een close up van een gouden blinkende kerstbal aan een kerstboom

How to deal with the holidays?

But is this correct?

First and foremost, I want to make it clear that this is a normal feeling that many people have and that it is not a problem.

As you have probably heard, and I hope in one of our blogs, to gain 1kg of fat in a day you need to eat at least 7700 extra calories on top of the number of calories you normally need to eat to keep your weight stable. to hold. This is approximately equivalent to 15 Big Macs from McDonalds. Good luck with this!

Take your freedom into your hands
A strategy I often recommend is to work with a weekly calorie budget. Think of it as a monthly salary. If you spend more at the start of the month, you will have less left over for the rest of the month. Calories work in a similar way. If you spend less at the beginning of the week, you will have a little more to spend during Christmas or New Year's Eve.

There are other strategies you can use to deal with this. Let's go over them.


1. Create a buffer of calories

By creating a buffer, we mean cutting out some calories during the day to have more calories to spend in the evening.

Always reduce carbohydrates and/or fats, but never proteins. Proteins play an outsized role in hunger and satiety, as well as other functions in the body.

What can you leave out or reduce?

Carbohydrates: potatoes, rice, grains, pasta, oatmeal, granola, rice waffles, bread, fruit…

Fats: nuts, peanut butter, seeds, kernels, avocado, oils, peanut butter, chocolate…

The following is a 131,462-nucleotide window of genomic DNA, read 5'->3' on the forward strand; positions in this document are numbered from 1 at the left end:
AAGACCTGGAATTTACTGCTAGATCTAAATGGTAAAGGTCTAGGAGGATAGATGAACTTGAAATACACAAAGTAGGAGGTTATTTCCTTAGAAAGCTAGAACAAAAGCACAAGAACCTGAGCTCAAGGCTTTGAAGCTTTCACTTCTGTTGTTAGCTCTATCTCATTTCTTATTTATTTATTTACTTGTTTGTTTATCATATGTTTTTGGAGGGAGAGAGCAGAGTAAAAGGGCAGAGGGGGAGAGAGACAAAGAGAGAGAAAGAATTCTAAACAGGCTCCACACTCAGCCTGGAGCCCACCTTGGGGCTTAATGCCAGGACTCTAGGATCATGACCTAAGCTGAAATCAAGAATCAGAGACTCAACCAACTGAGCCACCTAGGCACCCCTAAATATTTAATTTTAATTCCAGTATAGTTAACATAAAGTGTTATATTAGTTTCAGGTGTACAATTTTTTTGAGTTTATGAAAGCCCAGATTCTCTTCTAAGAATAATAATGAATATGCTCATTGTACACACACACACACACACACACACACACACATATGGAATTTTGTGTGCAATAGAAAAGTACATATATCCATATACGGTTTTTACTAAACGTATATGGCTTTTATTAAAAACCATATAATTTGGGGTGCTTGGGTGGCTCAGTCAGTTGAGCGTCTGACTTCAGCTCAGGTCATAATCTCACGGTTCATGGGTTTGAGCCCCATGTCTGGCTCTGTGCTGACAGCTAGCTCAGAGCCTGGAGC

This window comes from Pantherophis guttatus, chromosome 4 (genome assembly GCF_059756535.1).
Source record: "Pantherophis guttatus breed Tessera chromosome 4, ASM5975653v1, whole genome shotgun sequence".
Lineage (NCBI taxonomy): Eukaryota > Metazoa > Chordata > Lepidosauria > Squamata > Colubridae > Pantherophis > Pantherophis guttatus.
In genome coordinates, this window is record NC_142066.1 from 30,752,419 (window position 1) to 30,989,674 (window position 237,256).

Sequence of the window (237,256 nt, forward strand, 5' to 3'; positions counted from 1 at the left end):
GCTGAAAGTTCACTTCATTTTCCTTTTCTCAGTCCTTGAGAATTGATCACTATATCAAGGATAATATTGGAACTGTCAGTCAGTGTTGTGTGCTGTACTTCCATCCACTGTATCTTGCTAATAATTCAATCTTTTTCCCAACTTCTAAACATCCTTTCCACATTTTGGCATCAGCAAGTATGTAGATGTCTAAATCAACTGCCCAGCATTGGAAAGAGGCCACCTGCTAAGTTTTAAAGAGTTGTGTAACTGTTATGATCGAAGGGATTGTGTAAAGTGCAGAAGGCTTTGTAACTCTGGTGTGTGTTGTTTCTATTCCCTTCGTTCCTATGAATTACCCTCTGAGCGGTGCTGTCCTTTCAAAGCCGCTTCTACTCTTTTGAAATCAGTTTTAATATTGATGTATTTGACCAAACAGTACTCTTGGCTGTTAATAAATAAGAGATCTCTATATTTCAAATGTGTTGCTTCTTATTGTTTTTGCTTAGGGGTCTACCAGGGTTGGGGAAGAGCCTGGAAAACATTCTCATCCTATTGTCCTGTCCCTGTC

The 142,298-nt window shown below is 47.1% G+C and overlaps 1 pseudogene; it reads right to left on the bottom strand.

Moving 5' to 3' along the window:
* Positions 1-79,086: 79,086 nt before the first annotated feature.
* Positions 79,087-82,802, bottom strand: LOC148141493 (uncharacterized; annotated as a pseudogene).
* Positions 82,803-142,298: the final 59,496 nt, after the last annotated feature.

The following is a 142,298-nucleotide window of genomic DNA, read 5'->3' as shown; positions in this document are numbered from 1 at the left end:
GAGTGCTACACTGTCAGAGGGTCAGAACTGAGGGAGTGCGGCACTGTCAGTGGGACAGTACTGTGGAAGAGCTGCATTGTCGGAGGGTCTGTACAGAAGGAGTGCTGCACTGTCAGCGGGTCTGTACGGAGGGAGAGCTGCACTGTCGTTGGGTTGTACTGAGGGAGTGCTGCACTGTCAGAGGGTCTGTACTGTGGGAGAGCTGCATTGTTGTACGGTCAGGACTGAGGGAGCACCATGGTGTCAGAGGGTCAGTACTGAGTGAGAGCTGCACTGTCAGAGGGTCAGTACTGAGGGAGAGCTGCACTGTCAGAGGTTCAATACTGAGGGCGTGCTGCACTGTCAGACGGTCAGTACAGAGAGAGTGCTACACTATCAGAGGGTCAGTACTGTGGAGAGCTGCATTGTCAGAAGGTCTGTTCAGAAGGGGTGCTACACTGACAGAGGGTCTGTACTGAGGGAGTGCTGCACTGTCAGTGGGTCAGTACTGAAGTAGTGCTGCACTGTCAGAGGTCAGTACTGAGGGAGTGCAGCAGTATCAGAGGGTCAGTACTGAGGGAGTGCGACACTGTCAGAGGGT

2. Fasting in the morning

First and foremost, I want to make it clear that fasting is not magic and will make you miraculously healthier. It is a tool that can be used to save calories so that you can spend more in the evening.

How do you best approach this? If possible, sleep a little longer, so you can skip breakfast if necessary. Be careful with this! Only skip breakfast if you are not hungry. The danger is that hunger will otherwise hit harder and could cause you to eat far too much.


3. Increase your activity during the day

Take an extra walk or integrate an extra workout so you will have some extra calories to spend on Christmas or New Year's Eve. Be aware that exercise itself does not burn as many calories as people once thought.

Beware of the vicious circle of overcompensation! You compensate during the day to have a little extra in the evening, but the next day the feeling that you have eaten too much and the associated guilt prevails. This makes you think, I'm compensating for something, but this stimulates that feeling of hunger even more. To counteract this, you eat a little, but you notice that it is difficult to stop and you eat a little more. This makes you feel guilty again and you start to compensate again, reinforcing that feeling of hunger...

It is not the period between Christmas and New Year that determines your progress. It is the period between New Year and Christmas. Make conscious and wise choices to compensate for this. It will never be perfect, but this is okay too. This period is mainly about enjoying and being together with friends and family. So panic is certainly not appropriate. And no, your progress will not be gone.

Happy Holidays!
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